Harvard Says Working Moms Have More Successful Daughters

New research from the Harvard Business School has found that kids who grew up with working mothers are doing just fine.

Actually, generally speaking, they’re doing better than those who grew up with a stay-at-home mom.

According to data collected from two-dozen countries, daughters of working mothers are more likely to be employed, hold supervisory positions, and earn more money than the daughters of women who don’t work outside the home.

When it comes to the guys, the researchers found that those who grew up with working women were statistically more likely to spend time caring for family members and doing household chores than the sons of stay-at-home mothers. In other words, they’re the type you want to marry.

Daughters of employed mothers are 4.5 per cent more likely to be employed themselves than are the daughters of stay-at-home mothers. The researchers point to the fact that while the number may seem small, it’s statistically significant. The likelihood of the result being by chance – just 1 per cent.

The effects on labor market outcomes are non-significant for men.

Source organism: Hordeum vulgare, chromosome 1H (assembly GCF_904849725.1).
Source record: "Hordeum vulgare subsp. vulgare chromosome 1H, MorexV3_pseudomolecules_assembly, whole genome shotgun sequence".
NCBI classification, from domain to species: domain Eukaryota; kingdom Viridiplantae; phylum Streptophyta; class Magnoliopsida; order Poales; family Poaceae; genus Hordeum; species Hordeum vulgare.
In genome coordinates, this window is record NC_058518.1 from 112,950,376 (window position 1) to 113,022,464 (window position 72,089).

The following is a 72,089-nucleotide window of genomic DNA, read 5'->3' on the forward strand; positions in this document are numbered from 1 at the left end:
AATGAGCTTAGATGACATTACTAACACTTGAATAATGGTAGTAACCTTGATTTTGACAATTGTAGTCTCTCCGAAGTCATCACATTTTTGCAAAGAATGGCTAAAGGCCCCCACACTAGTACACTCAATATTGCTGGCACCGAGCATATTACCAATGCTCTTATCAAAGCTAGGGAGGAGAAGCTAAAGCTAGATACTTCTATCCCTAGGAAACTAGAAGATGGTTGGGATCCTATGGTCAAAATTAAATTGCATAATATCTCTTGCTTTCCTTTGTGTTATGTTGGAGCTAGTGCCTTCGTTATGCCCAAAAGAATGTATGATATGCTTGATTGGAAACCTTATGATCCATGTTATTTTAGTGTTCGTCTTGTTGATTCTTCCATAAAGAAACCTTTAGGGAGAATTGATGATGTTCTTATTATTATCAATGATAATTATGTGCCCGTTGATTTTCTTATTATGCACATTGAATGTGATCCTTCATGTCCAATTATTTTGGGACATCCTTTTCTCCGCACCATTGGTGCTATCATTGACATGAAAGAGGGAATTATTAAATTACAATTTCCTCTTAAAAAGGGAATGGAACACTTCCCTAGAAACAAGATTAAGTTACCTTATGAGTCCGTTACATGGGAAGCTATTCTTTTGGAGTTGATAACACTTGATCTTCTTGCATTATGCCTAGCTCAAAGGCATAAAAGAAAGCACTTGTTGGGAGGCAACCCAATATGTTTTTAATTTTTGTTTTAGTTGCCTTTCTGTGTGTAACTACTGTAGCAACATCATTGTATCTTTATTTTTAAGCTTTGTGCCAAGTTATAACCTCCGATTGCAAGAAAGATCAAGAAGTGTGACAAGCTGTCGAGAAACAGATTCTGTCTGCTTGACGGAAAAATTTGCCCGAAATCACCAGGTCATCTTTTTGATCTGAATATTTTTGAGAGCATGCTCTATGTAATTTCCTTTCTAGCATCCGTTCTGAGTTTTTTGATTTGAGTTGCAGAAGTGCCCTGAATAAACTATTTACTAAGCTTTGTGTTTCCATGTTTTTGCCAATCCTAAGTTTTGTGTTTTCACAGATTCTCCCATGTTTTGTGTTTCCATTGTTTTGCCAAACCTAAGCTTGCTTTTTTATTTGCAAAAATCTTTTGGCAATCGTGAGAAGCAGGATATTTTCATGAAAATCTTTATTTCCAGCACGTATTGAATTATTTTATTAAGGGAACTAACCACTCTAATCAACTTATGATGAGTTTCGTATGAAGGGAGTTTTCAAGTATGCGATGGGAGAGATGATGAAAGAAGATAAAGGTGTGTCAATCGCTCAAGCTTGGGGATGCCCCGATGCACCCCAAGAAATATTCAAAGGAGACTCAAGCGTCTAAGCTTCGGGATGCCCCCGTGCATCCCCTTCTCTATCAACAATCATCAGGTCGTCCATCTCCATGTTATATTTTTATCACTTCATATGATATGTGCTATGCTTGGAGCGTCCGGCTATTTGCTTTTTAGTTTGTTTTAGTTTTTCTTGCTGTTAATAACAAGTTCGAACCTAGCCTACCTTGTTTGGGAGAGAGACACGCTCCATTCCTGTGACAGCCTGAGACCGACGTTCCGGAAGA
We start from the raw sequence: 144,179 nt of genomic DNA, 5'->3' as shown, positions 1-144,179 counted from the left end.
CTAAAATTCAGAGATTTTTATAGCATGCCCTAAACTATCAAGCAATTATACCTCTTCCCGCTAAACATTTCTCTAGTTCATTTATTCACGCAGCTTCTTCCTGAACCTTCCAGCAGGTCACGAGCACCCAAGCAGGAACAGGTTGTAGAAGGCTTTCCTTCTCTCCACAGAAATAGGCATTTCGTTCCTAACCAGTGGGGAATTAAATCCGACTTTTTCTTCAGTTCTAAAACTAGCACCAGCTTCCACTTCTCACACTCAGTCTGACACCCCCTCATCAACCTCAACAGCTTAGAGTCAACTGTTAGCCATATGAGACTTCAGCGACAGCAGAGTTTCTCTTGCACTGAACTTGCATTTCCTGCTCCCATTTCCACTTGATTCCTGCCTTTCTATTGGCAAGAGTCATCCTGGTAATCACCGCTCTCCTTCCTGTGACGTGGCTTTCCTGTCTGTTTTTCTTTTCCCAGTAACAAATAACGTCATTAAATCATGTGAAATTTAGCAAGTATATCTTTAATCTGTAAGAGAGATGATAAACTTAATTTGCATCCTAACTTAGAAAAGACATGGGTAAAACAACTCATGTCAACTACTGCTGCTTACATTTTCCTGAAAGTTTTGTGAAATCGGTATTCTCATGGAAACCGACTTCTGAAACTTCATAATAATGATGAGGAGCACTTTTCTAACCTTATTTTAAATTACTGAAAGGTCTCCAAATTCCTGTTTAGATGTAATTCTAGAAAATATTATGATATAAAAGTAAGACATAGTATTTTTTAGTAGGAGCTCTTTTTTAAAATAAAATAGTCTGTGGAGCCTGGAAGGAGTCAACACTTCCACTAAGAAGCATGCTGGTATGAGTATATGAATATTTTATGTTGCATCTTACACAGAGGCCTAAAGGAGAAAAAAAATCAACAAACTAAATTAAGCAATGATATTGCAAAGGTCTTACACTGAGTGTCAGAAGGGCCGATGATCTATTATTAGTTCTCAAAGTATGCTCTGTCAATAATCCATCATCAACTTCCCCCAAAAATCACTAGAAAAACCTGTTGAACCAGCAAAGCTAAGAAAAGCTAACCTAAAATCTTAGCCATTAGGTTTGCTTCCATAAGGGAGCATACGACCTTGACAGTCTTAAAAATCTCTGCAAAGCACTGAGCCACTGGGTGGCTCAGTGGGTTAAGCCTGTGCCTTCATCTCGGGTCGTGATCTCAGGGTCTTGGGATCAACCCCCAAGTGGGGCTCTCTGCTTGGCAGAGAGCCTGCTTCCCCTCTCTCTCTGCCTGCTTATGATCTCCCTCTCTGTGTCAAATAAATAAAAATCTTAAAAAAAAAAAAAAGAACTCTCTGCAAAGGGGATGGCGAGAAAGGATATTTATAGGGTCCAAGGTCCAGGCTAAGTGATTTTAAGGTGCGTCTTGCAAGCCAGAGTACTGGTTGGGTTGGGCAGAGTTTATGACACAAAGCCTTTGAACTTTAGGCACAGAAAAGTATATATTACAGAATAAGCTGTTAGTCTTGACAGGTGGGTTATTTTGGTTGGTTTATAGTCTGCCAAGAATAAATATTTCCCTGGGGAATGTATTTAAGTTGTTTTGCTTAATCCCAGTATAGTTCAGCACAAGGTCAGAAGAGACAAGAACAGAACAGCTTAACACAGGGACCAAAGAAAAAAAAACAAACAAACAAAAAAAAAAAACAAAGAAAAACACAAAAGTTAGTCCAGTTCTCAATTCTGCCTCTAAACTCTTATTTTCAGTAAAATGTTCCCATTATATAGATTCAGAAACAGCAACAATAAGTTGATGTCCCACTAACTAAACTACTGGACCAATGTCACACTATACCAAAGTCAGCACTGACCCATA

Researchers also found that 33 per cent of daughters of working mothers held supervisory roles, compared to only 25 per cent of daughters of stay-at-home moms. This was found even after the researchers controlled for gender issues. Furthermore, the income of daughters of working mothers in the US was $5,200 higher than that of daughters of stay-at-home moms.

According to researchers, the effects of working mothers were most prevalent in countries within the study as “stagnating moderates,” whereby the respondents typically held the same moderate view about gender issues and egalitarianism over a 10-year time period. Such countries included the US and the UK.

So, if you have kids on your mind, you don’t have to feel as guilty if a stay-at-home parent is not in your future child’s cards. And if you’re in the market for a husband, find out whether his mom worked before your first date ends.